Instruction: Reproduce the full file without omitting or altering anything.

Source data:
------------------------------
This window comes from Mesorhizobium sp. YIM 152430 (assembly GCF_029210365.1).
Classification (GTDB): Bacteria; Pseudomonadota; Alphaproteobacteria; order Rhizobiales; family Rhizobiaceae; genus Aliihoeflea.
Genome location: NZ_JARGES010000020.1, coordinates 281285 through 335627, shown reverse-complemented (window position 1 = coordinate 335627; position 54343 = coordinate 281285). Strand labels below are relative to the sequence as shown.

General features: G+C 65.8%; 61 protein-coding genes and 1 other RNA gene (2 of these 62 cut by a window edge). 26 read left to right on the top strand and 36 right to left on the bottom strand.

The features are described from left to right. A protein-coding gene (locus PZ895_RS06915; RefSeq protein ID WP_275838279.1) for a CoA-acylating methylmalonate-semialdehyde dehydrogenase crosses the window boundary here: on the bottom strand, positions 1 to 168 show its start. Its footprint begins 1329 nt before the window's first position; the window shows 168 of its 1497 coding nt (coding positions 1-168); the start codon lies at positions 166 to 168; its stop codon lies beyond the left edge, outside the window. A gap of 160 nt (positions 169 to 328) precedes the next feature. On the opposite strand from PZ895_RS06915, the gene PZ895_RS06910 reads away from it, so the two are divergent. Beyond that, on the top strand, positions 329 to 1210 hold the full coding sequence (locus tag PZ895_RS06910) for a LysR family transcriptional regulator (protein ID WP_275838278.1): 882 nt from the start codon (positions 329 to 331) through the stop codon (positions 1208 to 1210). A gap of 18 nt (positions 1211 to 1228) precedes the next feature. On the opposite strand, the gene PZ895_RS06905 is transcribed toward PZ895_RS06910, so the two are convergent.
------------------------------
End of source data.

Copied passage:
This window comes from Mesorhizobium sp. YIM 152430 (assembly GCF_029210365.1).
Classification (GTDB): Bacteria; Pseudomonadota; Alphaproteobacteria; order Rhizobiales; family Rhizobiaceae; genus Aliihoeflea.
Genome location: NZ_JARGES010000020.1, coordinates 281285 through 335627, shown reverse-complemented (window position 1 = coordinate 335627; position 54343 = coordinate 281285). Strand labels below are relative to the sequence as shown.

General features: G+C 65.8%; 61 protein-coding genes and 1 other RNA gene (2 of these 62 cut by a window edge). 26 read left to right on the top strand and 36 right to left on the bottom strand.

The features are described from left to right. A protein-coding gene (locus PZ895_RS06915; RefSeq protein ID WP_275838279.1) for a CoA-acylating methylmalonate-semialdehyde dehydrogenase crosses the window boundary here: on the bottom strand, positions 1 to 168 show its start. Its footprint begins 1329 nt before the window's first position; the window shows 168 of its 1497 coding nt (coding positions 1-168); the start codon lies at positions 166 to 168; its stop codon lies beyond the left edge, outside the window. A gap of 160 nt (positions 169 to 328) precedes the next feature. On the opposite strand from PZ895_RS06915, the gene PZ895_RS06910 reads away from it, so the two are divergent. Beyond that, on the top strand, positions 329 to 1210 hold the full coding sequence (locus tag PZ895_RS06910) for a LysR family transcriptional regulator (protein ID WP_275838278.1): 882 nt from the start codon (positions 329 to 331) through the stop codon (positions 1208 to 1210). A gap of 18 nt (positions 1211 to 1228) precedes the next feature. On the opposite strand, the gene PZ895_RS06905 is transcribed toward PZ895_RS06910, so the two are convergent.